Ahead of next week's expected release of the Catalyst 12.9 beta, AMD has updated its existing WHQL driver with a fresh set of Catalyst Application Profiles. Although it's not a major overhaul, Catalyst 12.8 CAP 3 offers a few improvements that are worthwhile if you're playing...
A powerful graphics card is likely the most expensive component in your PC if you're a gamer, but with all current and past-gen GPUs available in the range of $100 to $500, it can be tough to pick the right solution for your needs.
In an effort to narrow things down, we're about to compare today's most relevant gaming cards that sell for $200 or more, testing them in a slew of games to see how it breaks down as we look for the best graphics cards for gaming at resolutions of 1920x1200 and 2560x1600.
Having successfully launched their first 28nm GPU last January, AMD went on to release an entire family of Radeon HD 7000 GPUs over the next few months. The last of the series were the Radeon HD 7870 and 7850 graphics cards, which were closely followed by the launch of Nvidia’s next generation flagship part, the GeForce GTX 680.
Fast forward to the present day and it'd appear that AMD is desperate to claim the bragging rights of offering the single fastest GPU money can buy. As the name suggests the Radeon HD 7970 GHz Edition features a core clock speed of 1GHz, along with overclocked GDDR5 memory running at 1500MHz. But is it worth it?
Like clockwork, AMD has unleashed its monthly driver update for Radeon owners, bringing new features and the obligatory list of bug fixes. Among the more notable additions is support for the Radeon HD 7000 series on Windows XP -- something missing in previous versions...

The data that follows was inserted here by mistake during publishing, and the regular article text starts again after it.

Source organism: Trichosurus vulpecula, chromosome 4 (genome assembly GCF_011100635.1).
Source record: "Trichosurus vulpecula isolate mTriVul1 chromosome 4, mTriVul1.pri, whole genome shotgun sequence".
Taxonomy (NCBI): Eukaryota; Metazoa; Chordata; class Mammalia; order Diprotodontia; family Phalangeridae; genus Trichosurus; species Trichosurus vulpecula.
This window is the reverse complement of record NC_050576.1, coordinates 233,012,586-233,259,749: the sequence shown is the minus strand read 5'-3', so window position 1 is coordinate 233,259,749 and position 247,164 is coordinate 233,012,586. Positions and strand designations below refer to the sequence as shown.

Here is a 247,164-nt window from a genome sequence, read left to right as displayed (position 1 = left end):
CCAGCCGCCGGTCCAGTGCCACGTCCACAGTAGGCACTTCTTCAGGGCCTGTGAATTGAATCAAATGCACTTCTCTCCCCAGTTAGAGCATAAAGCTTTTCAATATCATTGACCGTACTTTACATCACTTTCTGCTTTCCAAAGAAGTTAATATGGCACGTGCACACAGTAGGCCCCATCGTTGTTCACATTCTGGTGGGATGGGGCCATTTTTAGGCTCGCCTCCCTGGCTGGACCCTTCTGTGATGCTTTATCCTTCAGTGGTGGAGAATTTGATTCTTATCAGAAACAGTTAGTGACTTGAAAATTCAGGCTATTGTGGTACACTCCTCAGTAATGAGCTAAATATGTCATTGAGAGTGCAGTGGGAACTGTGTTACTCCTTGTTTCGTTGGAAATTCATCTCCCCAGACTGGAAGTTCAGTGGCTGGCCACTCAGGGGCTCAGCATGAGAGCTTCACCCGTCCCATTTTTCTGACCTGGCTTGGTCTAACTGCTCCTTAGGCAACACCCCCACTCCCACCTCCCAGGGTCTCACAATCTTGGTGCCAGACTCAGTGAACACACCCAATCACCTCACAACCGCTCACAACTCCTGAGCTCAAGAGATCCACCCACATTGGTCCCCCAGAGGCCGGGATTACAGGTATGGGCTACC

In what will certainly be controversial and disappointing to some Radeon Linux desktop users, AMD will soon announce that they will effectively be discontinuing support for several Radeon product families from their proprietary Catalyst driver. After that point...
Radeon owners have a fresh driver update today, courtesy of Catalyst Software Suite 12.3. As usual, the release covers cards spanning back as far as the HD 2000 series and introduces full support for the latest HD 7000 products (except on Windows XP)...
AMD’s latest generation GPU series is really starting to take shape now. Having been blown away by the performance of the Radeon HD 7900 series and then let down by the steep pricing of the HD 7700 series, we are keen to see what AMD has to offer with the new HD 7800 series.
Today marks the release of the 'Pitcairn' GPUs which make up the the Radeon HD 7800 series. As you would expect the series consists of two GPUs: the Radeon HD 7870 and Radeon HD 7850, designed to occupy the ample $200 to $400 range.
AMD offers a valid alternative to its flagship GPU with the Radeon HD 7950, which is essentially a lower-specced and lower-priced version of the HD 7970. The HD 7950 is set at $419 for the 1536MB version, while the full 3072MB variant is $449. Although it's currently possible to find a 3GB model for $449, you can expect to pay closer to $500.
Gigabyte has redesigned the PCB and included an upgraded cooler on the WindForce 3 that is meant to lower temperatures and improve overclocking. Considering the HD 7970's respectable performance, we expect a solid showing from the HD 7950.
AMD is bringing its latest generation GPU to mainstream brackets today. The new Radeon HD 7770 and 7750 use the same 28nm design process and Graphics Core Next architecture as the 7000 series flagship, albeit in more affordable configurations.
The move to 28nm lets AMD squeeze 1500 million transistors into a 123mm2 die. In addition, the HD 7700 series die is 26% smaller than the HD 6770. As impressive as those figures are, gamers will be more excited to see AMD's prices: the HD 7770 is $159 -- in line with the GeForce GTX 560 -- and the HD 7750 is even cheaper at $109, combating the GTX 550 Ti.